The cracks and their forms of relations and activities are fluid and dynamic. To some extent they come and go. But there is evidence of proliferation and confluence.
This, I think, is the gist of John’s argument. The questions from the predominantly student audience were impressive and homed in unerringly on what John himself admitted was a potential weakness in his position. Early on in his lecture John characterised capitalism as a dynamic and developing system driven by the necessity to handle its dependency on labour and its disrupting potentialities. Resistance tends to be neutralised and absorbed, even sometimes commodified and swallowed into the system of capitalist relations. The problem of this feature of the capitalist system seemed to be the context of nearly all the questions. One question was concerned that the many instances of cracks would not necessarily join up and coalesce into a total transformative movement to overcome and replace capitalism. Just as likely would be that they would remain isolated and fail ultimately to be transformative. How would the ‘confluence’ that John alluded to occur? Surely it would need some sort of organised cohesion, some forms of overarching leadership? John’s response was to say that institutions do not work. Inevitably hierarchical and vertical structures and relations develop. Distinctions begin to be made between roles, between part-time and full-time, more or less committed, and so on. Gradually forms of domination and distinction emerge and solidify reproducing in many respects the forms of social relations that were being resisted. But how, if not through organisation and leadership will the confluence of cracks occur? John gave as an example the forms of communication and transition that occurred with the Zapatistas – resonances and echoes created and transmitted through poetry, art, theatre, and forms of non-hierarchical democratic dialogue. No one mentioned the internet at this point, a form of communication that has developed its radical (and to some extent repressive) potential enormously in recent years.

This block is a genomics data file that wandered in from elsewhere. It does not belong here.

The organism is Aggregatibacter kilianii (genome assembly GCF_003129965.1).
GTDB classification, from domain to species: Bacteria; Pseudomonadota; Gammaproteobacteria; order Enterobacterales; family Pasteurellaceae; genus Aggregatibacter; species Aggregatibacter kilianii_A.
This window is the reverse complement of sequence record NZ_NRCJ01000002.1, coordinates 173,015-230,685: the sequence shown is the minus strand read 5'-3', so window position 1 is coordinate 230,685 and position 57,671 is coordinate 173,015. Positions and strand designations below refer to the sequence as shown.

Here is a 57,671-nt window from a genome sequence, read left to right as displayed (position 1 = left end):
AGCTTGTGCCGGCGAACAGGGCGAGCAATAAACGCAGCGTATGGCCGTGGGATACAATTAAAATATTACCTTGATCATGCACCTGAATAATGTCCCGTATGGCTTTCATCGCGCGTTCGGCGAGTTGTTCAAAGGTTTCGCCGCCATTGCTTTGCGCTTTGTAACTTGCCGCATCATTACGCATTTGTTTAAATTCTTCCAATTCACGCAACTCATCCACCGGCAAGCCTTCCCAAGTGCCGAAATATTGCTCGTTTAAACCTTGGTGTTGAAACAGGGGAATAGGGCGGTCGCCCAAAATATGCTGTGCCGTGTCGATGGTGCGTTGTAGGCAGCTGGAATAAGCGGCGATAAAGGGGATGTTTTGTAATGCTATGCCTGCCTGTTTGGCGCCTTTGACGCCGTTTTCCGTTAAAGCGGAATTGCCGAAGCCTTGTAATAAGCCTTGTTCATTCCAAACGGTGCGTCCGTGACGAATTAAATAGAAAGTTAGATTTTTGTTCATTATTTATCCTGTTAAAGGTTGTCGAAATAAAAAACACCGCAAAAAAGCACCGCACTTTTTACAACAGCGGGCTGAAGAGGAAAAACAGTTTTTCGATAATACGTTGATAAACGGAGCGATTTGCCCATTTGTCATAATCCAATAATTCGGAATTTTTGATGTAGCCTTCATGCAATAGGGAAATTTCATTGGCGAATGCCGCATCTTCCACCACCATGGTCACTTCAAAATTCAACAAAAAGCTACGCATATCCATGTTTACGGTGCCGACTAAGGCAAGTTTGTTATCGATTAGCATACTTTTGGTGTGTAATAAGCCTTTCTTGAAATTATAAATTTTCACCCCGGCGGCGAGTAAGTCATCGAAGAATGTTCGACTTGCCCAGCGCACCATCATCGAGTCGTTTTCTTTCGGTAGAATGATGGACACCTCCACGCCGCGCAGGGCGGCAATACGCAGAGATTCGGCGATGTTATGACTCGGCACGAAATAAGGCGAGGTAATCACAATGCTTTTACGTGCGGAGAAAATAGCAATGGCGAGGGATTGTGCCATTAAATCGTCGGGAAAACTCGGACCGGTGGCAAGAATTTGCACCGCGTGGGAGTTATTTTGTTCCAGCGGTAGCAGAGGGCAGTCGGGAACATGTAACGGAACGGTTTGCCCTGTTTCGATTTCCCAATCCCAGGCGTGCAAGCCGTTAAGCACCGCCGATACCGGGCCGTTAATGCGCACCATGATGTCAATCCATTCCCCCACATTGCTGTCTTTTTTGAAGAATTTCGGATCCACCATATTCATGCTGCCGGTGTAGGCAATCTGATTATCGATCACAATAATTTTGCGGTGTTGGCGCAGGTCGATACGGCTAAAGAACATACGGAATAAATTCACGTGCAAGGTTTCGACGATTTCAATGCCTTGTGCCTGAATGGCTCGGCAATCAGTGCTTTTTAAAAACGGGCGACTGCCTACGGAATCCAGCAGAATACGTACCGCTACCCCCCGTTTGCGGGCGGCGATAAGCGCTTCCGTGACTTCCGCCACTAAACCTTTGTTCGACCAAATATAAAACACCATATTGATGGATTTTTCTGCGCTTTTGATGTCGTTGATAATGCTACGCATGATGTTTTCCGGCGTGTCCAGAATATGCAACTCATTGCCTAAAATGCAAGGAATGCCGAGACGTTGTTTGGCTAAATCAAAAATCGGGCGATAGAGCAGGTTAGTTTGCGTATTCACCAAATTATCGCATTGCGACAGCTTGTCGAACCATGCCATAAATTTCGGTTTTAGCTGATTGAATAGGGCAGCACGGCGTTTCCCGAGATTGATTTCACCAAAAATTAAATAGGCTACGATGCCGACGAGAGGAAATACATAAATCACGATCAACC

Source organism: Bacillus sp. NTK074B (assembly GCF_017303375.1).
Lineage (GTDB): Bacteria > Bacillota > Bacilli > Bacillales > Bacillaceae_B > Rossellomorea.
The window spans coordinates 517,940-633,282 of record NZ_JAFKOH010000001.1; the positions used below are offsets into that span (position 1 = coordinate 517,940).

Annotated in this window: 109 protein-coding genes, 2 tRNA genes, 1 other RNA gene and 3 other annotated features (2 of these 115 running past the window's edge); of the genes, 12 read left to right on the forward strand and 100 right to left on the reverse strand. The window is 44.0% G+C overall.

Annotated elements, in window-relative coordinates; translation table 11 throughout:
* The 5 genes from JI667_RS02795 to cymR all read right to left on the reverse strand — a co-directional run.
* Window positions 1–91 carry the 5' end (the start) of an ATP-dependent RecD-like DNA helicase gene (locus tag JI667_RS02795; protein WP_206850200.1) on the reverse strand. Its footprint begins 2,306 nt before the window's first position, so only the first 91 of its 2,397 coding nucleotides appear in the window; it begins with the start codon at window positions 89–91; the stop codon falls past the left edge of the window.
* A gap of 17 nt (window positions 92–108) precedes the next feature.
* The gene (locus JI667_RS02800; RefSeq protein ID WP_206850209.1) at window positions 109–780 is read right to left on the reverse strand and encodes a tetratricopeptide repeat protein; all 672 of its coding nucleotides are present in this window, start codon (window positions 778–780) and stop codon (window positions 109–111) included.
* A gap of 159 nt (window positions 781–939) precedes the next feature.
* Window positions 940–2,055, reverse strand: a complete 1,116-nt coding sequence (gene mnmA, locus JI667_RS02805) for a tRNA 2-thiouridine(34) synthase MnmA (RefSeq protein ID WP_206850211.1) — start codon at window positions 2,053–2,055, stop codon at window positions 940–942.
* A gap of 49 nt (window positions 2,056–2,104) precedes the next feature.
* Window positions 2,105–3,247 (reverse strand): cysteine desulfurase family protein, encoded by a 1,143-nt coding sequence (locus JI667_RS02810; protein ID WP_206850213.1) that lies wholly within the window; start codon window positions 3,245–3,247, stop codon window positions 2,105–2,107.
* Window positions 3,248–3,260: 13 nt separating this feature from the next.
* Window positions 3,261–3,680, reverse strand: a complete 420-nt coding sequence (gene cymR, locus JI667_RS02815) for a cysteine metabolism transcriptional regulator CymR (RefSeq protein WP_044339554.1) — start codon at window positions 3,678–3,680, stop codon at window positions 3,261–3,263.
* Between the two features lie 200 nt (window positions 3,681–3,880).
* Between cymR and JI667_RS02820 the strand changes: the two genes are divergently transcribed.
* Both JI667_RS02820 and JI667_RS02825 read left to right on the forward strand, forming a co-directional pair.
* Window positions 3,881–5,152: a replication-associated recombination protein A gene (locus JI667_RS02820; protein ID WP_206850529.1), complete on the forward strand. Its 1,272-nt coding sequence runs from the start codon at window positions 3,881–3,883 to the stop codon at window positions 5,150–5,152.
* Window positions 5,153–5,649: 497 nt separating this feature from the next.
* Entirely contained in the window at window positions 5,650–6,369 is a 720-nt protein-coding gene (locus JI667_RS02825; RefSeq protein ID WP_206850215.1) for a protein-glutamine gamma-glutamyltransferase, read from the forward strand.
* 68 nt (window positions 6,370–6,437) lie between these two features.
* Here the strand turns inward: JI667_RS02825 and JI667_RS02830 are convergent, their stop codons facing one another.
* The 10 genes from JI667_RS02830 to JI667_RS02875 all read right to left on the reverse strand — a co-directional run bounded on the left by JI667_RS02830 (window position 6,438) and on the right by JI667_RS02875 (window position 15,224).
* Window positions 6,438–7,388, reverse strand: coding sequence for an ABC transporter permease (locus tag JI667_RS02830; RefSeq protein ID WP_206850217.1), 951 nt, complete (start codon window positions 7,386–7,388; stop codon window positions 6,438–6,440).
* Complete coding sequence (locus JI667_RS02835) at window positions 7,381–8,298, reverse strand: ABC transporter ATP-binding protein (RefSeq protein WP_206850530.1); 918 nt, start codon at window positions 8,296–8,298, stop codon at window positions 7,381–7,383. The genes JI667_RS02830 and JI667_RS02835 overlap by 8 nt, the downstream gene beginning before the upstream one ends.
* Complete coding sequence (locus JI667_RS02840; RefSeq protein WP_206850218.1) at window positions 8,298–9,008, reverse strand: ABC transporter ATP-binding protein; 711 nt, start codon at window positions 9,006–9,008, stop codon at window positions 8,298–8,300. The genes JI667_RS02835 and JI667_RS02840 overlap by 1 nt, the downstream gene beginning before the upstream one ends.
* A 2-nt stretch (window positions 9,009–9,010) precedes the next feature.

John was asked what his attitude is towards more conventionally ‘reformist’ approaches, for instance the attempt to institute some sort of financial transaction tax to finance welfare measures and/or pay for public services. John’s answer invoked his earlier reference to resistance within, against and beyond. There are different forms of resistance which individuals will be more or less comfortable with. But the bottom-line for him is that capitalism stinks and needs to be completely dismantled. His response echoed that of Slavoj Žižek – of course no one can object to feeding the poor but we should be fundamentally concerned with and focussed on the system that produces and reproduces their poverty. Reformism ultimately supports and reproduces the system of repression and indignity.
One questioner made the powerful point that cracks as characterised are often instrumental for the system. One of John’s examples of a space where relationships and actions do not conform to the pattern of capitalist relations is the family. But historically and still today the family is crucial to the functioning and reproduction of capitalism.
To summarise John’s answers to all the questions, he consistently stated that there are no guarantees, that the possibility of change is uncertain, even that it may be too late. But the hope and potential for change rests in autonomous struggle, not the acquisition of the power and institutions of state. It is the practice, proliferation, propagation and confluence of other ways of doing that resist and subvert the social determination of capitalist relations that we should engage in, promote and nurture.